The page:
Friday, January 25, 2008

Deal or No Deal...economists holding 25 suitcases?

David Glenn in the Chronicle of Higher Education (hat tip: Jay White) on economists at work-- studying why people do what they do...even in game shows!

This year’s annual meeting of the American Economic Association, which wrapped up here on Sunday, had its share of sober panels on poverty, disease, climate change, and the American mortgage crisis. But there was also, perhaps inevitably, a session devoted to a certain ubiquitous game show.

On Sunday afternoon, scholars from three continents gathered to discuss Deal or No Deal, which has become a worldwide phenomenon since it had its premiere in the Netherlands in 2001. The show — in which contestants must decide whether to accept a firm cash offer or pursue an uncertain, potentially larger reward — has been catnip for economists because it acts as a laboratory of human risk-taking.

“The show offers real and large stakes, much larger than we’re able to offer in our own lab experiments,” said Morten Lau, a lecturer in economics at Durham Business School, in England. The sole drawback for scholars, Mr. Lau said, is that it’s often hard to know much about the contestants’ personal characteristics. (Another caution was raised by Sandra Maximiano, a graduate student at the University of Amsterdam, who wondered whether social pressure from the studio audience makes contestants’ behavior different from typical economic responses.)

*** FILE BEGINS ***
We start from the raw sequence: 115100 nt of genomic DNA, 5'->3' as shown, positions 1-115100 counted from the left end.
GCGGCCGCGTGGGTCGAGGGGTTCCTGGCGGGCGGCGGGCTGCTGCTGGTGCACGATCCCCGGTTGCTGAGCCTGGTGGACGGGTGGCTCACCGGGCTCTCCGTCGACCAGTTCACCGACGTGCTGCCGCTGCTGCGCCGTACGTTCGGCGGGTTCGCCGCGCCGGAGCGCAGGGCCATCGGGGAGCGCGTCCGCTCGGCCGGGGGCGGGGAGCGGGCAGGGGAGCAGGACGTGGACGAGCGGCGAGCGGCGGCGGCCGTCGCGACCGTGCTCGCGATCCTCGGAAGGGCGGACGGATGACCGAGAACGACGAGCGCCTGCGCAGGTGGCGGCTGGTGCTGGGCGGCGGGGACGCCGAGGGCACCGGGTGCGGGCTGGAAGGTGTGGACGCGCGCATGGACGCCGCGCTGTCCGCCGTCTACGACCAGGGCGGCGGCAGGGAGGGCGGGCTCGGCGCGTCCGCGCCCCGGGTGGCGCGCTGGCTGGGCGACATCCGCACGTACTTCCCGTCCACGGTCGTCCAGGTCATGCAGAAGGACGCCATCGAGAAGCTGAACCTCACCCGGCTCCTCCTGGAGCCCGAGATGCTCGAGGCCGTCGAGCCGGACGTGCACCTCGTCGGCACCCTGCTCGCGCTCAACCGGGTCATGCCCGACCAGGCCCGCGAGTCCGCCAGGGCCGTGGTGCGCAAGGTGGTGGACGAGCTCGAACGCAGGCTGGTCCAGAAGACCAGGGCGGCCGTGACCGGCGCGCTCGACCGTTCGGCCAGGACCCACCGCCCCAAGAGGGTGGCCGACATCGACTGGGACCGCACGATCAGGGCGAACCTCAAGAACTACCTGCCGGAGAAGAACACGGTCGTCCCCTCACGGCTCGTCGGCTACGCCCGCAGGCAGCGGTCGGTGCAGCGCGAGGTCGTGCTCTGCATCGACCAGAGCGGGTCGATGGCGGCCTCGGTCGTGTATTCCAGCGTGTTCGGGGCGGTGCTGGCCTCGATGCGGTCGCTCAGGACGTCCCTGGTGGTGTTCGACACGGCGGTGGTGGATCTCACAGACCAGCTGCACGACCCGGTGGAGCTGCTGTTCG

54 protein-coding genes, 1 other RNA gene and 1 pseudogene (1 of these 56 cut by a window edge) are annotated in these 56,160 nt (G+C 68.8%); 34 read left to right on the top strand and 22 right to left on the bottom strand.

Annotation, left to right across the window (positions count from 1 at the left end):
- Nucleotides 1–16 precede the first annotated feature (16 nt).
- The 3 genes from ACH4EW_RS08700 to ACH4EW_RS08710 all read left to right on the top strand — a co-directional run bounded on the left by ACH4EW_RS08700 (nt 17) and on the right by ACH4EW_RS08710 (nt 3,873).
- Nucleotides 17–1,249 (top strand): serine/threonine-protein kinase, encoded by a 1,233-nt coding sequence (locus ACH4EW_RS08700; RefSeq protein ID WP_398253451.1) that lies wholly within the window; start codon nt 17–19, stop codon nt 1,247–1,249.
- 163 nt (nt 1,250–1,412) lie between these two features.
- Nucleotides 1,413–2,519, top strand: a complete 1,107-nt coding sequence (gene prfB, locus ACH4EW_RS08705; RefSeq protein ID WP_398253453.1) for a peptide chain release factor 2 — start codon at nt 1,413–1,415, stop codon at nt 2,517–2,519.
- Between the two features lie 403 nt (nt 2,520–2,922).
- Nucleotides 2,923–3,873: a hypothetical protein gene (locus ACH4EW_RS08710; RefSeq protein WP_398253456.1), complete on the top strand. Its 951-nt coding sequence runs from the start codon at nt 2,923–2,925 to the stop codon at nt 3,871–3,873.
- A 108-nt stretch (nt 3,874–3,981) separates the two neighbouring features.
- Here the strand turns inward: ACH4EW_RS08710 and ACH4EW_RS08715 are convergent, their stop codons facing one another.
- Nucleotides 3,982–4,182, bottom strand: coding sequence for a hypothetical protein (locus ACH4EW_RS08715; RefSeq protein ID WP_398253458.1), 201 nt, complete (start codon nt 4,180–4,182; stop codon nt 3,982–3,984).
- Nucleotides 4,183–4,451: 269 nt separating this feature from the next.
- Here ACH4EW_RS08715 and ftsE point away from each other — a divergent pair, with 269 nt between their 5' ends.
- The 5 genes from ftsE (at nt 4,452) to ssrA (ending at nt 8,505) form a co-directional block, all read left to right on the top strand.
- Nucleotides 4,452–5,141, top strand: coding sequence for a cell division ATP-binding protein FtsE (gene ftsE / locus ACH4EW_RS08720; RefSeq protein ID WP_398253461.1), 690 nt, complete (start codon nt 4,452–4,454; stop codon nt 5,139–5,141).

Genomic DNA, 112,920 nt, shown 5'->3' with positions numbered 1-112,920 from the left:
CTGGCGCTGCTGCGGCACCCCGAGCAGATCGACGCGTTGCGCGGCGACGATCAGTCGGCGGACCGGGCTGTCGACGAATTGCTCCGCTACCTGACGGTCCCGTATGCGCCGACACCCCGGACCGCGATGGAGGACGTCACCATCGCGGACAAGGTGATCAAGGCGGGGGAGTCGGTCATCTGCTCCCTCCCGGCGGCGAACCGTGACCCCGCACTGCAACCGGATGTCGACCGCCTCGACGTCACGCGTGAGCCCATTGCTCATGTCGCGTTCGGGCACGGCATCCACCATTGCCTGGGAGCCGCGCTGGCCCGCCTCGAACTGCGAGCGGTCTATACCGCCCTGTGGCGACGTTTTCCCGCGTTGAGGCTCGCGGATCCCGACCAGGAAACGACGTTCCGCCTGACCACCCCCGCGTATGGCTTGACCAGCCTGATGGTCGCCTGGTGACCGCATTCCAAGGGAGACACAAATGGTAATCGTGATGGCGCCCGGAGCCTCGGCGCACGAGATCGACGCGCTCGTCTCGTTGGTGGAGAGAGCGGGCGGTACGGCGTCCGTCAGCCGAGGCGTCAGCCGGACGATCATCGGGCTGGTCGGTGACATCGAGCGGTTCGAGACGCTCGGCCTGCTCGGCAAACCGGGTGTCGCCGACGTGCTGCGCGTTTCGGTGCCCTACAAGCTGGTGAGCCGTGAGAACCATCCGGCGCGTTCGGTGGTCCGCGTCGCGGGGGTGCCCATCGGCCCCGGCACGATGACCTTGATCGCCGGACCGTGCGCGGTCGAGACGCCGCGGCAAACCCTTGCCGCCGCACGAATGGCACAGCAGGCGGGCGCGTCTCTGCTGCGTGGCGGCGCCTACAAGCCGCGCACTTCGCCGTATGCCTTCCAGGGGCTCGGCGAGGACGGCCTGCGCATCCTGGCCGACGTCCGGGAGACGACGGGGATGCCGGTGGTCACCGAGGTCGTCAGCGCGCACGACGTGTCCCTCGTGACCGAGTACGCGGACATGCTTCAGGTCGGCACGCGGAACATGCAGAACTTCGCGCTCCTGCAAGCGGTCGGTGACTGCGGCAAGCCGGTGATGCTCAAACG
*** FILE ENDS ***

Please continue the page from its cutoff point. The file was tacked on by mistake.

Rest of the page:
The central question that interests economists here is: How do people behave under conditions of risk and uncertainty? Does their level of risk aversion remain constant, as so-called expected-utility theory predicts? Or does a person’s risk tolerance fluctuate across situations, as prospect theory predicts? If it fluctuates, does it do so in a predictable way?

In a paper scheduled to appear in the March issue of the American Economic Review, four scholars argue that contestants’ behavior in Deal or No Deal fits prospect theory much better than expected-utility theory. For example, if players receive a shock of bad news — if they open briefcases containing the highest rewards, which means that their own potential reward has sharply dropped — then they will typically become much more tolerant of risk in later rounds of the game.

At Sunday’s panel, three of that paper’s authors presented a follow-up study that compares contestants’ behavior across national editions of the game. The potential highest reward varies heavily from country to country. (In the Netherlands, the top suitcase is worth 5 million euros, whereas in Australia the top prize is 2 million Australian dollars, which is the equivalent of only 1.2 million euros.) The scholars found that contestants’ behavior is not heavily affected by those differences; local, situational effects within each game, not the absolute level of the potential prize, shapes a player’s risk behavior....


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